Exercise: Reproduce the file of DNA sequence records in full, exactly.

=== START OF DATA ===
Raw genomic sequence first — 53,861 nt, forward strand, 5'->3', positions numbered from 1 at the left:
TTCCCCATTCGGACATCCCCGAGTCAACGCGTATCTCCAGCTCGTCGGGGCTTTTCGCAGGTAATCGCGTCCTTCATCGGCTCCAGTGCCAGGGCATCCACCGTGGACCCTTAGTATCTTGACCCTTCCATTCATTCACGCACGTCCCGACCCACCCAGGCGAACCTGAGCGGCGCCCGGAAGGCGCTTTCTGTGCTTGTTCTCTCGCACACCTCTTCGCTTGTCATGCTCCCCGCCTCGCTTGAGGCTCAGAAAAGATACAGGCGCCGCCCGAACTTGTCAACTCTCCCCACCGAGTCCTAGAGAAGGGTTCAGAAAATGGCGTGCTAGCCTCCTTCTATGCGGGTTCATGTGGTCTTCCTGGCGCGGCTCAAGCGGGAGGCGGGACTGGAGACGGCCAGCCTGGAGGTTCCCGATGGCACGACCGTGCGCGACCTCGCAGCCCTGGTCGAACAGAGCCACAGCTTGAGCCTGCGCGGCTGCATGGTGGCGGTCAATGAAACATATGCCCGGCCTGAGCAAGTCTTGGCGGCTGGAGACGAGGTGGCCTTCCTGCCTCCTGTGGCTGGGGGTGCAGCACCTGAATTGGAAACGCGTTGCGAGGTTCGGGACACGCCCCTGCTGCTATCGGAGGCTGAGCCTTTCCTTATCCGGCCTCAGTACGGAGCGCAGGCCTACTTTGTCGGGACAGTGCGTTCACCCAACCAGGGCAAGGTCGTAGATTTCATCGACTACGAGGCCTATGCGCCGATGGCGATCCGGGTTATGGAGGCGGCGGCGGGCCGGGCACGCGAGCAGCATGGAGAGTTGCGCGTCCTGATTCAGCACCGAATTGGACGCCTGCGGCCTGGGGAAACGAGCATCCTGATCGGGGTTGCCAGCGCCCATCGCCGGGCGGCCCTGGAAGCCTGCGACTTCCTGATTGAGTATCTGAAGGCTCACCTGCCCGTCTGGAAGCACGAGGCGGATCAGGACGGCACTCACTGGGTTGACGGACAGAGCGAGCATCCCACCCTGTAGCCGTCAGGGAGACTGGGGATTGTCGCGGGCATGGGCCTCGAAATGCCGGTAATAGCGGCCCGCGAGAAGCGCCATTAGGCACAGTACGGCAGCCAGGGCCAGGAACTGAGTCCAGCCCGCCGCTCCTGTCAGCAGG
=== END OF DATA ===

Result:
Raw genomic sequence first — 53,861 nt, forward strand, 5'->3', positions numbered from 1 at the left:
TTCCCCATTCGGACATCCCCGAGTCAACGCGTATCTCCAGCTCGTCGGGGCTTTTCGCAGGTAATCGCGTCCTTCATCGGCTCCAGTGCCAGGGCATCCACCGTGGACCCTTAGTATCTTGACCCTTCCATTCATTCACGCACGTCCCGACCCACCCAGGCGAACCTGAGCGGCGCCCGGAAGGCGCTTTCTGTGCTTGTTCTCTCGCACACCTCTTCGCTTGTCATGCTCCCCGCCTCGCTTGAGGCTCAGAAAAGATACAGGCGCCGCCCGAACTTGTCAACTCTCCCCACCGAGTCCTAGAGAAGGGTTCAGAAAATGGCGTGCTAGCCTCCTTCTATGCGGGTTCATGTGGTCTTCCTGGCGCGGCTCAAGCGGGAGGCGGGACTGGAGACGGCCAGCCTGGAGGTTCCCGATGGCACGACCGTGCGCGACCTCGCAGCCCTGGTCGAACAGAGCCACAGCTTGAGCCTGCGCGGCTGCATGGTGGCGGTCAATGAAACATATGCCCGGCCTGAGCAAGTCTTGGCGGCTGGAGACGAGGTGGCCTTCCTGCCTCCTGTGGCTGGGGGTGCAGCACCTGAATTGGAAACGCGTTGCGAGGTTCGGGACACGCCCCTGCTGCTATCGGAGGCTGAGCCTTTCCTTATCCGGCCTCAGTACGGAGCGCAGGCCTACTTTGTCGGGACAGTGCGTTCACCCAACCAGGGCAAGGTCGTAGATTTCATCGACTACGAGGCCTATGCGCCGATGGCGATCCGGGTTATGGAGGCGGCGGCGGGCCGGGCACGCGAGCAGCATGGAGAGTTGCGCGTCCTGATTCAGCACCGAATTGGACGCCTGCGGCCTGGGGAAACGAGCATCCTGATCGGGGTTGCCAGCGCCCATCGCCGGGCGGCCCTGGAAGCCTGCGACTTCCTGATTGAGTATCTGAAGGCTCACCTGCCCGTCTGGAAGCACGAGGCGGATCAGGACGGCACTCACTGGGTTGACGGACAGAGCGAGCATCCCACCCTGTAGCCGTCAGGGAGACTGGGGATTGTCGCGGGCATGGGCCTCGAAATGCCGGTAATAGCGGCCCGCGAGAAGCGCCATTAGGCACAGTACGGCAGCCAGGGCCAGGAACTGAGTCCAGCCCGCCGCTCCTGTCAGCAGG